The CPM Credential

Shelia-Watson

National certification is a mechanism by which members of the midwifery profession exercise the right and responsibility for ensuring there are standards for the core competencies necessary for safe practice and that midwives achieve and maintain the defined competencies. National certification, like educational program accreditation, is developed and administered through private agencies.

The CPM credential was developed by the North American Registry of Midwives (NARM) in collaboration with the Midwives Alliance of North America (MANA), the Midwifery Education Accreditation Council (MEAC), and diverse stakeholders from across the United States, including consumers who later founded Citizens for Midwifery (CfM). The credential validates the knowledge, skills, and abilities vital to responsible midwifery practice and reflects and preserves the essential nature of midwifery care. The competency-based model for certification assures well-educated, skilled, and competent providers.

The requirements and process for achieving national certification as a CPM were implemented by NARM in 1994. Multiple pathways to certification were established, including graduation from an education program accredited by the Midwifery Education Accreditation Council (MEAC) or the Accreditation Commission for Midwifery Education (ACME), completion ofthe Portfolio Evaluation Process,or holding current legal recognition to practice in the United Kingdom, legal recognition in a state previously evaluated for educational equivalency, or comparable international training. Between 1994 and 2016, more than 3,000 midwives received the CPM certification, with 2069 certifications active at the end of 2016.

All CPM candidates are required to demonstrate acquisition of the required knowledge and skills and to have performed competently as primary midwife under supervision. Certification is renewed every three years, and all CPMs must obtain continuing education and participate in peer review for recertification. In addition, NARM requires that each CPM have written practice guidelines, a process for informed disclosure and consent with clients, including a HIPAA privacy policy, and that the CPM participates in a one-time cultural competency course for certification or recertification. Evidence of ongoing continuing education is required to maintain the CPM credential.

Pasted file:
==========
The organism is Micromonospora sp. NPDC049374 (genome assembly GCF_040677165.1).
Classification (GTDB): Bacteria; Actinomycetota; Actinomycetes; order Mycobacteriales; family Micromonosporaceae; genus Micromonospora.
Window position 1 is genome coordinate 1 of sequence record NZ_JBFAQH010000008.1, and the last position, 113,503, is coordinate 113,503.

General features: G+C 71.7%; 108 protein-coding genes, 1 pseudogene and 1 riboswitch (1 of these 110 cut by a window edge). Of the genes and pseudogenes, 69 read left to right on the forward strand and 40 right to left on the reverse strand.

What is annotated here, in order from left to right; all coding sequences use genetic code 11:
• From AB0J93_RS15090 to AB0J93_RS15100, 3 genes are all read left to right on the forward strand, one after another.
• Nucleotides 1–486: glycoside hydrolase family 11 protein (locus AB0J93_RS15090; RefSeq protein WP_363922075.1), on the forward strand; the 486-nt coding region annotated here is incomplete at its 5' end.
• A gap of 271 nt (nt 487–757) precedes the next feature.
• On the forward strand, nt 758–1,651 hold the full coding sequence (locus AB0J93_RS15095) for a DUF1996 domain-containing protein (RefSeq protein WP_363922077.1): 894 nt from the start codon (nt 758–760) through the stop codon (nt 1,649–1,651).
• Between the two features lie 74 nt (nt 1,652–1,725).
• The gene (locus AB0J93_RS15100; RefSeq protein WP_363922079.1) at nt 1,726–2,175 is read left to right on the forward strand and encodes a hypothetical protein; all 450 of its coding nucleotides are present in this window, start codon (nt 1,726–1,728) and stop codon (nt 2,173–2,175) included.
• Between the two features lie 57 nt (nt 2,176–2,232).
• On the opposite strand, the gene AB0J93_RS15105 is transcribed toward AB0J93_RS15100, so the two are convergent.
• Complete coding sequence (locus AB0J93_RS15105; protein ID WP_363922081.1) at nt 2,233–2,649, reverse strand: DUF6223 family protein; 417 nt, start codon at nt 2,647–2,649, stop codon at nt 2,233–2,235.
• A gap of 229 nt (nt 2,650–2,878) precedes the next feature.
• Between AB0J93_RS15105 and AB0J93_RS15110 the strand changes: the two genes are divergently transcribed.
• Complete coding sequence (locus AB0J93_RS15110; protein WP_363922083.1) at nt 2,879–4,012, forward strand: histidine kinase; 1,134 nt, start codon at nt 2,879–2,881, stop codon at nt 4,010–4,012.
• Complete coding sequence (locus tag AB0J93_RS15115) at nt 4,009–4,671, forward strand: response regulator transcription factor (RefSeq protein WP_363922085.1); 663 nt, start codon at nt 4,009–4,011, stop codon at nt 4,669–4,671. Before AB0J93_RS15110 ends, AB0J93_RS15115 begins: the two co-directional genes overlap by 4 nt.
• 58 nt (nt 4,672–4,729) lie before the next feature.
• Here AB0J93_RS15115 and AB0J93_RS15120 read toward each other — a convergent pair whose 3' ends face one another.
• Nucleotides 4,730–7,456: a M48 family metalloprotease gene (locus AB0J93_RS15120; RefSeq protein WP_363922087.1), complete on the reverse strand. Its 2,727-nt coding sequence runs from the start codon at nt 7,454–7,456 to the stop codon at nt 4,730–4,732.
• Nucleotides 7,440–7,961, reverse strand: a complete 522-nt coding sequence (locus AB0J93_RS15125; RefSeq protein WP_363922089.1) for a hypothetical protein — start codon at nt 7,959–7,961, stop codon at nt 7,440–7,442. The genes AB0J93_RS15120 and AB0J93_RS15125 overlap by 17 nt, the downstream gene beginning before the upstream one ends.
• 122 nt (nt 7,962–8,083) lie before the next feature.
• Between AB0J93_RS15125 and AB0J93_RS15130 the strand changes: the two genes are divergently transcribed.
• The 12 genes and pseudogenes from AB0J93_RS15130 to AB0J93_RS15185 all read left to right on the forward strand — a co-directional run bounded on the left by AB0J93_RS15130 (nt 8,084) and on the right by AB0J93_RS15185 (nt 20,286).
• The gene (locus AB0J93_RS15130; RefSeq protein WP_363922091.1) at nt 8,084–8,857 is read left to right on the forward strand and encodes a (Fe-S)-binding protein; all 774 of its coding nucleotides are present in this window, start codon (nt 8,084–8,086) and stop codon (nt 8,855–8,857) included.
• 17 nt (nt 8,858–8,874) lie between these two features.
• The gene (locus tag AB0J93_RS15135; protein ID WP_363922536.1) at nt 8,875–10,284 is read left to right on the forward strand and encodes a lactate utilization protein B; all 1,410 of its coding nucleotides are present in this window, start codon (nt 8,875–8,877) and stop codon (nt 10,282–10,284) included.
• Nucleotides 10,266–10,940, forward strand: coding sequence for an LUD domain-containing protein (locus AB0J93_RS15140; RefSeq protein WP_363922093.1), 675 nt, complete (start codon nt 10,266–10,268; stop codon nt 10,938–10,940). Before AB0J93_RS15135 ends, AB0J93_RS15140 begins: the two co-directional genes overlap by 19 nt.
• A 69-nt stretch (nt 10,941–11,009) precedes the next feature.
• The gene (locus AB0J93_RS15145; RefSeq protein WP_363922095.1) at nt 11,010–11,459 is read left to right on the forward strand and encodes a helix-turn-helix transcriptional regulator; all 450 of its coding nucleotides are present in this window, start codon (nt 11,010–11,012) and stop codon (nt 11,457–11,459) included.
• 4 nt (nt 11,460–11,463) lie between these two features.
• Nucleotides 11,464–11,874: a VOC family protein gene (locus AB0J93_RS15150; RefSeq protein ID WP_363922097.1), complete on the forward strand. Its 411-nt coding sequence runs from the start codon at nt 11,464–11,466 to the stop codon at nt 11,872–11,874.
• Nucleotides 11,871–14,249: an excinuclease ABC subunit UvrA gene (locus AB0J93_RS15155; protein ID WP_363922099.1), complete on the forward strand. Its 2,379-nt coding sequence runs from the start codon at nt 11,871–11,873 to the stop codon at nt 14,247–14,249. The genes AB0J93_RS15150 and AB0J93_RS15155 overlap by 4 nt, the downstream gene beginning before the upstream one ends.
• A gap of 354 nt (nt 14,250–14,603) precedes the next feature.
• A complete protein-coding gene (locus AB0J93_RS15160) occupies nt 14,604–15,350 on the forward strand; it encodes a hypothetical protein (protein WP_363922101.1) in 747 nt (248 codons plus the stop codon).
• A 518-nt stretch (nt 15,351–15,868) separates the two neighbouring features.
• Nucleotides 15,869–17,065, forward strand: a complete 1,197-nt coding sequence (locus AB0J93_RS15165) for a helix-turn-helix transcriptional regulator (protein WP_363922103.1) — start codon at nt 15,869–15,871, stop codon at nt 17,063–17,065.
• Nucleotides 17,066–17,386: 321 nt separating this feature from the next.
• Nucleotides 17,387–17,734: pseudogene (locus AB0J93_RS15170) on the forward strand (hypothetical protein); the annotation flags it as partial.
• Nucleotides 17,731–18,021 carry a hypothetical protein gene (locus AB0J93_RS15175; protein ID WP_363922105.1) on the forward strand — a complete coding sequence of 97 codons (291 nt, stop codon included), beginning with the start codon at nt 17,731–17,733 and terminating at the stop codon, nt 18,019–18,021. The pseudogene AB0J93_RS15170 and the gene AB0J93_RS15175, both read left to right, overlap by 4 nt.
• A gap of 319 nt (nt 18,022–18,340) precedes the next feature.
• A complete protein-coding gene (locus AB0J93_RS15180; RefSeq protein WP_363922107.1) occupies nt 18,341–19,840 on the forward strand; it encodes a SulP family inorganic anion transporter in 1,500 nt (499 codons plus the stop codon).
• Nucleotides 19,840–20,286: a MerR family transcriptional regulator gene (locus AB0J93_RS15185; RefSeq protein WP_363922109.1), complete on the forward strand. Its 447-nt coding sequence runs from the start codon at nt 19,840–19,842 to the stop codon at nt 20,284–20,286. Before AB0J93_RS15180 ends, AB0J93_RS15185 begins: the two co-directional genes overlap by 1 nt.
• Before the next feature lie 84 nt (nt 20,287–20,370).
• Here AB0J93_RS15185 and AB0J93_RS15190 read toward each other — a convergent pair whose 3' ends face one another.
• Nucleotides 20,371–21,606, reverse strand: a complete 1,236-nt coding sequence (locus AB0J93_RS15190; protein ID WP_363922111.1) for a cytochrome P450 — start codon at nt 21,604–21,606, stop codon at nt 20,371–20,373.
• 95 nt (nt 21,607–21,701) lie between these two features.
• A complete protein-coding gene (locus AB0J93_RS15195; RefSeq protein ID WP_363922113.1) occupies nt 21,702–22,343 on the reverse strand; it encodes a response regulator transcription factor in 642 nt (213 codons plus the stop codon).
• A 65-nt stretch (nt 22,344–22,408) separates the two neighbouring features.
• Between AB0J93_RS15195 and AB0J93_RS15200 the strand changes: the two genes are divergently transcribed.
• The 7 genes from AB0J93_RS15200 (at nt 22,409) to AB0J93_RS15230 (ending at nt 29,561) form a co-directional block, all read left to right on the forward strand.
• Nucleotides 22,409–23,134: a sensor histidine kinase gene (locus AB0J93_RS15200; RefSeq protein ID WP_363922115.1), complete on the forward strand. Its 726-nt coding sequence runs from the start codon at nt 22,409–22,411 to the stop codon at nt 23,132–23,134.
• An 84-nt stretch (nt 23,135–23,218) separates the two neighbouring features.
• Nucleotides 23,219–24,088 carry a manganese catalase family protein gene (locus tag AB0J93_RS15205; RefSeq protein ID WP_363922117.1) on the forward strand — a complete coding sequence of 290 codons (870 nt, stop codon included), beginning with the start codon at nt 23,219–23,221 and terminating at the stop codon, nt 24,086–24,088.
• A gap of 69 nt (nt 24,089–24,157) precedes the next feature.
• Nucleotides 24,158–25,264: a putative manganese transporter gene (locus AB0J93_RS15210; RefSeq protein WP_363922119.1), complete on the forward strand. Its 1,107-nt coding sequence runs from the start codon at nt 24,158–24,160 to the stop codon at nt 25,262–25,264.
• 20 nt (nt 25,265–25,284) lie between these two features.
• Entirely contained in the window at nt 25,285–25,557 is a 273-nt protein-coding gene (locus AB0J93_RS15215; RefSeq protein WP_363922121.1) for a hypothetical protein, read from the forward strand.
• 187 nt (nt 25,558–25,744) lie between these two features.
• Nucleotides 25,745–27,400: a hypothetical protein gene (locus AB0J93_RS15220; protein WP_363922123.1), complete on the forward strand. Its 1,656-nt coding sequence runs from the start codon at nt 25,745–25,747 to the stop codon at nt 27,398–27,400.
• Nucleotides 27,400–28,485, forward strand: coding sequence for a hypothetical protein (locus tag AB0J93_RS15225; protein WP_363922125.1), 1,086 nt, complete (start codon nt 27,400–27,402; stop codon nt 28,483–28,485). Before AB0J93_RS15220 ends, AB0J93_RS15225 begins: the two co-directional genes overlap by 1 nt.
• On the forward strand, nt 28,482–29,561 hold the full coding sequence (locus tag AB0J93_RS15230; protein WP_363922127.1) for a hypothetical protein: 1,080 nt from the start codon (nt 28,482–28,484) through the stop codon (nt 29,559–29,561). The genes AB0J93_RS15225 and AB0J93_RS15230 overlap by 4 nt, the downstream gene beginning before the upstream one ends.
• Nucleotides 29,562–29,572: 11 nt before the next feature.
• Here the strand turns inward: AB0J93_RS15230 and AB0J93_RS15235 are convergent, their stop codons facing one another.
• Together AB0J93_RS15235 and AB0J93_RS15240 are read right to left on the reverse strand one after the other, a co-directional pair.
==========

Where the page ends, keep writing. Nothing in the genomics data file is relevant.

Qualifications for the credential are based on a job analysis, periodic surveys of practicing midwives to determine what midwives need to know and be able to do. This process is mandated by the National Commission for Certifying Agencies (NCCA) which accredits national health credentials in the U.S., including the CPM, Certified Nurse-Midwife (CNM) and Certified Midwife (CM). NCCA is the accrediting body of the Institute for Credentialing Excellence (ICE), formerly the National Organization for Competency Assurance (NOCA). The mission of ICE is to promote excellence in competency assurance for practitioners in all occupations and professions.

NARM’s most recent job analysis survey to identify the essential and current competencies necessary for safe and competent practice of midwifery was conducted in 2016. Participation in the job analysis survey is one important way CPMs continue to define and set standards for the profession. Approximately one-third of all CPMs who currently hold the CPM credential participated in the 2016 survey.

For more information about the CPM credential:

 

 

 

 

 

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